4 things to know about TDS on your income before you opt for alternative income tax regime

An Income Tax Department circular released on April 13 gives the detailed guidelines as to how you as a tax-payer can opt for the alternative regime that promises lower taxes, but at a cost

Kumar Shankar Roy Apr 15, 2020

Income tax returnIn this year’s Budget, Finance Minister Nirmala Sitharaman had announced an alternative income tax regime that promised lower taxes if you forego exemptions and deductions, which can be claimed in the existing tax regime. As of now, you as an income taxpayer or tax assessee can choose between the two regimes and you opt for the one you want during income tax filing.

However, there was confusion as to how would a tax-payer, especially the salaried, could opt for the alternative regime. Since salaried people have tax deducted at source (TDS) obligations and this TDS accounts for a bulk of their tax dues, a tax deductor, being an employer, would not know if the employee would opt for the newer taxation scheme or not. An Income Tax Department circular released on April 13 gives the detailed guidelines as to how you as a tax-payer can opt for it. Here are four things you should definitely know.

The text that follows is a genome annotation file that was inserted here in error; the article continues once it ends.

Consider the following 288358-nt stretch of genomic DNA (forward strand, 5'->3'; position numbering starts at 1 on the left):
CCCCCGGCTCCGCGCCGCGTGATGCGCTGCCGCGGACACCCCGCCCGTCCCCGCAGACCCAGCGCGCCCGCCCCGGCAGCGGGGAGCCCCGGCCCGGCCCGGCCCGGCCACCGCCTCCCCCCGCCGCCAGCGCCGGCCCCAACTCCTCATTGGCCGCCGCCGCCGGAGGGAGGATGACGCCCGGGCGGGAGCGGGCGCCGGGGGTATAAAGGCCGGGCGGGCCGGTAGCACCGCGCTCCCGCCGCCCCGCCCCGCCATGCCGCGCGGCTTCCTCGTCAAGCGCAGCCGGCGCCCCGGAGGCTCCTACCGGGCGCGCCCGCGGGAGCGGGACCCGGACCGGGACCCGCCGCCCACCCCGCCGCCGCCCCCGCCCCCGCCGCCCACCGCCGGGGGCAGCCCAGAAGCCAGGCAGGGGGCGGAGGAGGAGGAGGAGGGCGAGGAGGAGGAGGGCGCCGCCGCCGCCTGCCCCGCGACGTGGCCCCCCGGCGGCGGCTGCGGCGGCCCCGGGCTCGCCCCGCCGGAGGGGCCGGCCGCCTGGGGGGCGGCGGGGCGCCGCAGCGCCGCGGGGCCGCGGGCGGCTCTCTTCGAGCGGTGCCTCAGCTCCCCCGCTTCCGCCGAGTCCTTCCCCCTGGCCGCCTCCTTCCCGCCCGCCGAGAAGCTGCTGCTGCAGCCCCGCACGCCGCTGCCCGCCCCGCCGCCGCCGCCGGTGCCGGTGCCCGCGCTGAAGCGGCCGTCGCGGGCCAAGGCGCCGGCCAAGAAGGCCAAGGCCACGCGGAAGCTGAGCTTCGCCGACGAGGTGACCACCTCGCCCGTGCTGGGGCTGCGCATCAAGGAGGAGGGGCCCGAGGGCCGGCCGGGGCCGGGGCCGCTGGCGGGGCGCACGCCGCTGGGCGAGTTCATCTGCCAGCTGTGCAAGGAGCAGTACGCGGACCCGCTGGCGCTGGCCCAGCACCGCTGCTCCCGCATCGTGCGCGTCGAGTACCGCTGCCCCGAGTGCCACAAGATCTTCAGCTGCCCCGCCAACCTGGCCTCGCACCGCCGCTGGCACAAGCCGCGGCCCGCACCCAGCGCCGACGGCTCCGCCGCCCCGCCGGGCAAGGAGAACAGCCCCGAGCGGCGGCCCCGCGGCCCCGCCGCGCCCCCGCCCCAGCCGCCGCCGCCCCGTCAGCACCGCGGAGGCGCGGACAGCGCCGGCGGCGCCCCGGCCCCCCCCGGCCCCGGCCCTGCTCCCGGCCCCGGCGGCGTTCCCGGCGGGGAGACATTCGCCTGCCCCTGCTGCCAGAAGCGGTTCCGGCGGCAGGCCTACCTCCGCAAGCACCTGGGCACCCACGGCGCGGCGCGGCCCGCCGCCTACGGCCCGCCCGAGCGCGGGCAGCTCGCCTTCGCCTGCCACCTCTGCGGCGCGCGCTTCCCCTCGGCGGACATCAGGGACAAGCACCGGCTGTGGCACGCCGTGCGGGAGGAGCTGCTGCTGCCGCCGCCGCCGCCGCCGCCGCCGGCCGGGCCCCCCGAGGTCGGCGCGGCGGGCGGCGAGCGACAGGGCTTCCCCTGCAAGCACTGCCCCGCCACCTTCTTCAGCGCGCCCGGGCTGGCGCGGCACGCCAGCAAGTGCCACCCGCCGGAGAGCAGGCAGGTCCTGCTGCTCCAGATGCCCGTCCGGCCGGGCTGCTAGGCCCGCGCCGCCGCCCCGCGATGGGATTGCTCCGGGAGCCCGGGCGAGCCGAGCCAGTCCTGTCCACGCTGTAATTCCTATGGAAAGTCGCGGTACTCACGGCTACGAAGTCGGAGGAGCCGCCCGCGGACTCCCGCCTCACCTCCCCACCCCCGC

1. The Income Tax department has said that an employer will have to deduct TDS for FY2020-21, from an employee’s salary on the basis of the new lower tax regime if the employee opts for it and informs the employer of the same decision. Thus, you will need to inform your employer/company that you want to avail of the alternative tax regime. The onus is on you.

Section 115BAC of the Income-tax Act, 1961 provides that a person, being an individual or a Hindu undivided family having income other than income from business or profession”, may exercise option in respect of a previous year to be taxed under the said section alongwith his return of income to be furnished under sub-section (I) of section 139 of the Act for each year. The concessional rate provided under section 115BAC of the Act is subject to the condition that the total income shall be computed without specified exemption or deduction, setoff of loss and additional depreciation.

2. If you do not inform your employer about opting for the alternative tax regime, which is most likely the case for many, then your employer shall make TDS without considering the provision of section 115BAC of the Income Tax Act. This virtually means that if you don’t inform, the employer can use the other tax regime and deduct income tax as applicable.

Under the alternative income tax regime, taxpayers will pay 10%, 15%, 20% and 25% for income between Rs 5-7.5 lakh, Rs 7.5-10 lakh, Rs 10-12.5 lakh and Rs 12.5-15 lakh, respectively. Under the old regime, there is no tax for income up to Rs 2.5 lakh, then there is 5% for income between Rs 2.5 lakh and Rs 5 lakh, 20% for income between Rs 5 lakh and Rs 10 lakh, and the top tax rate is 30% for income above Rs 10 lakh.